Here are the actions you can take to increase social wealth in your eco-region.
June 15, 2035
In an announcement from the capitol rotunda, a cross-partisan team of Senate and House leaders released the latest terrametrics action plan (TAP-2035-03) with some surprising changes, especially for the Central Tallgrass Prairie, Great Basin Montane Forest, and Interior Plateau Hardwood Forests.
Kentucky Senator Charles Booker addressed the changes to the Kentucky hardwoods that followed from the peer-reviewed research performed by a NSF Science Technology Center dedicated to advanced terrametric measurements.
“The latest metrics are a great opportunity for the people of the State of Kentucky. I’ll be working closely with Governor Green to establish 100% employment programs that will see a great return of terrametric wealth to Kentuckians.”
New research lead by Michigan State University has demonstrated with a high degree of certainty that agricultural runoff from the section of the Ohio River located in the Kentucky overlay on the Plateau Hardwoods ecoregion has been contributing a disproportionately high levels of phosphorus and nitrogen. The variable for reduction in nitrogen and phosphorus runoff will reflect these consensus findings. Investments in and increased operation of anaerobic digesters, organic farming techniques, and other technologies and methods that show a measurable reduction in agricultural watershed pollution.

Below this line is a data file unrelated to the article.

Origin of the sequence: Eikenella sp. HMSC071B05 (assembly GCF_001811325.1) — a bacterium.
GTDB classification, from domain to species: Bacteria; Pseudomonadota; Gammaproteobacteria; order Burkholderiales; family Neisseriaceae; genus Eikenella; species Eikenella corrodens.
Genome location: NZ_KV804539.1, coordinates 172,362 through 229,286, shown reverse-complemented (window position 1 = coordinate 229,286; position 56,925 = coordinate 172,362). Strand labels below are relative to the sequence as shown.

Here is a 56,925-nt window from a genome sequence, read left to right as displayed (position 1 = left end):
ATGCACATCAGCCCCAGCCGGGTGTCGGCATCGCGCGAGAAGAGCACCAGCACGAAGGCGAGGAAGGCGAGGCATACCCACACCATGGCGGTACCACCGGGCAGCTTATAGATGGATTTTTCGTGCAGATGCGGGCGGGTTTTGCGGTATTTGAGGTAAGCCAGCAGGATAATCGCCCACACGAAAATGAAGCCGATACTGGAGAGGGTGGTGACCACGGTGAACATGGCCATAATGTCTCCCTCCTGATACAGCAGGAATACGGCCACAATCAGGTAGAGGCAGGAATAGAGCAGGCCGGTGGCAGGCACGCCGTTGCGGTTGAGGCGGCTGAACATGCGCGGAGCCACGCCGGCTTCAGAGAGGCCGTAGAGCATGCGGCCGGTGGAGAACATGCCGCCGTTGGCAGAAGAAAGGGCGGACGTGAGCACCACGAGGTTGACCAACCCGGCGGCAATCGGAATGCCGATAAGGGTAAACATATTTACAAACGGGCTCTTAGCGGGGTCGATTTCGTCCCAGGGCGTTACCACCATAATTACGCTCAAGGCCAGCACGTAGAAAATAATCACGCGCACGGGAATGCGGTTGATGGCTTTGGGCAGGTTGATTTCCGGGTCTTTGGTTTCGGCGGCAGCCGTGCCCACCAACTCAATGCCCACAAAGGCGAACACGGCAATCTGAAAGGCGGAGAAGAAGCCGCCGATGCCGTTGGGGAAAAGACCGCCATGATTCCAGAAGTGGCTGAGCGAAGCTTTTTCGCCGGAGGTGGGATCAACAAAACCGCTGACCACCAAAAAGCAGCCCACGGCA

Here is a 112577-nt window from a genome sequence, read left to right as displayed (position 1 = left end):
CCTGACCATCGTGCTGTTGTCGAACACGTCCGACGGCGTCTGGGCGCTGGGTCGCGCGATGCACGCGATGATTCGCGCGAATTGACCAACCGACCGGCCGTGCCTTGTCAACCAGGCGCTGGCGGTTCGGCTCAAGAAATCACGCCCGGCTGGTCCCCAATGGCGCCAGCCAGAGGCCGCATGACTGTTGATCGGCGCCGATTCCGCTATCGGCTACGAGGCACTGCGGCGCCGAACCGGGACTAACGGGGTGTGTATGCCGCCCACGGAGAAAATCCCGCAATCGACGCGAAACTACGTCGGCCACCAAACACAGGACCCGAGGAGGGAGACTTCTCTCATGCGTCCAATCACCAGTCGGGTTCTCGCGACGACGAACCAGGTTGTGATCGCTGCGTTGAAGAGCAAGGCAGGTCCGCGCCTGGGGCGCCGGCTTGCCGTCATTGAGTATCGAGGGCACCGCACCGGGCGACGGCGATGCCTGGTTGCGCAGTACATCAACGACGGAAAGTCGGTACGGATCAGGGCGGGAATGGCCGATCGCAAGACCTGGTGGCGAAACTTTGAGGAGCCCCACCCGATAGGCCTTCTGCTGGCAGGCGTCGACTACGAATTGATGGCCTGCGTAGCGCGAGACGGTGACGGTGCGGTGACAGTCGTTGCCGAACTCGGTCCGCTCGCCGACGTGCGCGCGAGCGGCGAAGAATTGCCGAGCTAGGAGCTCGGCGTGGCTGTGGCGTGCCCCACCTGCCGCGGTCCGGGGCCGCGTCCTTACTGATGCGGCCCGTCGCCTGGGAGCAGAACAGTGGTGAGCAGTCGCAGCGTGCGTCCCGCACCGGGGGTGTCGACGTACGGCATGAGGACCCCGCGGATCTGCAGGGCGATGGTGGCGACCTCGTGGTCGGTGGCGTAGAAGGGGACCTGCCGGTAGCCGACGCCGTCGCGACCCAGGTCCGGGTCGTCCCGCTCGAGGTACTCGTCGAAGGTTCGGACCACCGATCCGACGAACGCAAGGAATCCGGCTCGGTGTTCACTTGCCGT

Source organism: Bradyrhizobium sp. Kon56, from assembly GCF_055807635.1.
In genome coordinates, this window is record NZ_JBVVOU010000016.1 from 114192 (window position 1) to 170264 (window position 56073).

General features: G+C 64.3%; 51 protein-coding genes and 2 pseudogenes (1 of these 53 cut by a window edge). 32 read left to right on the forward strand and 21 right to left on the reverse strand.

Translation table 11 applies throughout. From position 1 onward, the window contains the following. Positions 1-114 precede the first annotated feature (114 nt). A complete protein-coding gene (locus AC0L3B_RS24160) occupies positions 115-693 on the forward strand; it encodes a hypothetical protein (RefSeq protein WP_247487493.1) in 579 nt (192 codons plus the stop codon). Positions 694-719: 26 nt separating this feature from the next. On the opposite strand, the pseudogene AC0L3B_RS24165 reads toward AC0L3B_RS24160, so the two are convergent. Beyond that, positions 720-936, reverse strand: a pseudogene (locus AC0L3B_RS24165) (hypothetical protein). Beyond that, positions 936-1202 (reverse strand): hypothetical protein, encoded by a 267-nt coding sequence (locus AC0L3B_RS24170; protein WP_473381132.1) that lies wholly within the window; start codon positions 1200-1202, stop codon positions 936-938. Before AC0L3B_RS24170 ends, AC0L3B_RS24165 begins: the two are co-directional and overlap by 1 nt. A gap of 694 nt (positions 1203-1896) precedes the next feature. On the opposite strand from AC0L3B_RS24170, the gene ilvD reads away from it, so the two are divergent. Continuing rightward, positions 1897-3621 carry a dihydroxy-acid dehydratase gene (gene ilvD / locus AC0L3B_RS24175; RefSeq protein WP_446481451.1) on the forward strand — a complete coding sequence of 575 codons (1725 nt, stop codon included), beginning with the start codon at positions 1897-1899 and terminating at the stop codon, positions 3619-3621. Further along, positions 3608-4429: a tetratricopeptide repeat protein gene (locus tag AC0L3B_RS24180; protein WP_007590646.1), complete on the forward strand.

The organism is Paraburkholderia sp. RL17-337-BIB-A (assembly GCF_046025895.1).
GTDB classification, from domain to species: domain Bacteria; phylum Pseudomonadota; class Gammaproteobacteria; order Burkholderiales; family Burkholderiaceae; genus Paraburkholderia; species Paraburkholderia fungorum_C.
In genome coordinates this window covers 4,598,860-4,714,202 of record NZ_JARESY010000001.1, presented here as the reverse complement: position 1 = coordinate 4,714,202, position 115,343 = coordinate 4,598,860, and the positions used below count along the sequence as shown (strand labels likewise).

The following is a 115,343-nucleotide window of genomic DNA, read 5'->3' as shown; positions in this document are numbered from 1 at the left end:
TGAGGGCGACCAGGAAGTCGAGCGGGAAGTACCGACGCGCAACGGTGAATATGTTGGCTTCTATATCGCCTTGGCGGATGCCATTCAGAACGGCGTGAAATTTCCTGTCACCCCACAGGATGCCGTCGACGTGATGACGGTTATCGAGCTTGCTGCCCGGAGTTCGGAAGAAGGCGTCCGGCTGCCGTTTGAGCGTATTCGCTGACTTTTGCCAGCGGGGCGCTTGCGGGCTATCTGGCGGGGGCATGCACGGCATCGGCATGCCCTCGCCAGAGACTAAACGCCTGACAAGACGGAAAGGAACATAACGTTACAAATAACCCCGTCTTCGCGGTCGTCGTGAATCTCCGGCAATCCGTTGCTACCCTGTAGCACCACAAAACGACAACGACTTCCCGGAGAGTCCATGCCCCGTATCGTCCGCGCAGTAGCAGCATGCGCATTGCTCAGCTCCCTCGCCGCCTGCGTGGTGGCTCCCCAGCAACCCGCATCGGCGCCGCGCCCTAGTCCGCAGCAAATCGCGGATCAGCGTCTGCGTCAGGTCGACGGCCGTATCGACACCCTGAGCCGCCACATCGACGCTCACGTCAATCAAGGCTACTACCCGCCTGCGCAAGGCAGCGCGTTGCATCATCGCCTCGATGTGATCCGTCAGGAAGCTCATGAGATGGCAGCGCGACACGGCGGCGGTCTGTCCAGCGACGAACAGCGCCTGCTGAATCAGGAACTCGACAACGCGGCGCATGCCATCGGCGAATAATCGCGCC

The changes in the Central Tallgrass Prairie ecoregion are a response to research out of MIT that provides deeper insight into negative feedback loops that exist within monocultural landscapes, like the vast fields of corn and soybean that cover great swaths of Iowa. House majority leader Schoenherr welcomed the opportunity to contribute to the social wealth through regenerative work in silviculture and biodiversification. The work will be most rewarding for those with experience in botany, nutrition, organic chemistry, farmwork, agricultural science, landscape architecture, logistics, ecology, and regional planning.
As for the Great Basin Mountain Forest, the ecoregion itself is in danger of disappearing. Today it is an archipelago of mountain peaks floating within the Great Basin Desert & Shrubland ecoregion, stretching from Provo to Carson City. As the average temperature of the Earth rises over the next century the desert and shrubland are threatening to push the forest to ever higher elevations until it the last native tall tree is gone from the basin. There is an aesthetic allegory to the threat faced by low-lying ocean nations from sea level rise.
In recognition of the threat to the Great Basin Mountain Forest ecoregion Nevada governor Lula Davis-Holmes announced that the National Investment Authority will provide a $500 million terrametric dividend to the team who is able to successfully enact a plan that will sustainably preserve a fully-functioning and diverse native habitat system of this unique ecoregion, making possible its survival until the climate effects of anthropogenic warming reverse to pre-industrial temperatures.
These are just three of the opportunities that have emerged from the 2035 Q3 values. To find opportunities in your ecoregion, go to nia.gov, where you’ll find the entire set of new terrametric indices and directories of eco-community organizations.